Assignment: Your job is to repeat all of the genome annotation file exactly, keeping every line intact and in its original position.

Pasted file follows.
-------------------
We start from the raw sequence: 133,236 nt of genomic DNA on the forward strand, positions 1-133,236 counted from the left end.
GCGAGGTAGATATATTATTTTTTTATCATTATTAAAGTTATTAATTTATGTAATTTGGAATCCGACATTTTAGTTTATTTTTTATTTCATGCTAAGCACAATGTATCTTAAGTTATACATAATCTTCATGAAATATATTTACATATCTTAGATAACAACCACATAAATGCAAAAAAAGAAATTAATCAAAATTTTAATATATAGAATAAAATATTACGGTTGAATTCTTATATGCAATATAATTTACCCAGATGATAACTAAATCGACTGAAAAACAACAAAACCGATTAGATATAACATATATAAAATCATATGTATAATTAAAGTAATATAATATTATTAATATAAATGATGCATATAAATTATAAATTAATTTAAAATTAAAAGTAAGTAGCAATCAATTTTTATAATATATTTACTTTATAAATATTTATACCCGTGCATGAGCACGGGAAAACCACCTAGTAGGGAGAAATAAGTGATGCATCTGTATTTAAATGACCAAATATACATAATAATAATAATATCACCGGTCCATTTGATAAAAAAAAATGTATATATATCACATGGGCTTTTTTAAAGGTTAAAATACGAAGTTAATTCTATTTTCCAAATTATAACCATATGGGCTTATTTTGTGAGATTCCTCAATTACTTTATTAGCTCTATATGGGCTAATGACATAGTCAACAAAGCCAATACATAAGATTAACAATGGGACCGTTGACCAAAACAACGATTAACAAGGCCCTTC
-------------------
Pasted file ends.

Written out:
We start from the raw sequence: 133,236 nt of genomic DNA on the forward strand, positions 1-133,236 counted from the left end.
GCGAGGTAGATATATTATTTTTTTATCATTATTAAAGTTATTAATTTATGTAATTTGGAATCCGACATTTTAGTTTATTTTTTATTTCATGCTAAGCACAATGTATCTTAAGTTATACATAATCTTCATGAAATATATTTACATATCTTAGATAACAACCACATAAATGCAAAAAAAGAAATTAATCAAAATTTTAATATATAGAATAAAATATTACGGTTGAATTCTTATATGCAATATAATTTACCCAGATGATAACTAAATCGACTGAAAAACAACAAAACCGATTAGATATAACATATATAAAATCATATGTATAATTAAAGTAATATAATATTATTAATATAAATGATGCATATAAATTATAAATTAATTTAAAATTAAAAGTAAGTAGCAATCAATTTTTATAATATATTTACTTTATAAATATTTATACCCGTGCATGAGCACGGGAAAACCACCTAGTAGGGAGAAATAAGTGATGCATCTGTATTTAAATGACCAAATATACATAATAATAATAATATCACCGGTCCATTTGATAAAAAAAAATGTATATATATCACATGGGCTTTTTTAAAGGTTAAAATACGAAGTTAATTCTATTTTCCAAATTATAACCATATGGGCTTATTTTGTGAGATTCCTCAATTACTTTATTAGCTCTATATGGGCTAATGACATAGTCAACAAAGCCAATACATAAGATTAACAATGGGACCGTTGACCAAAACAACGATTAACAAGGCCCTTC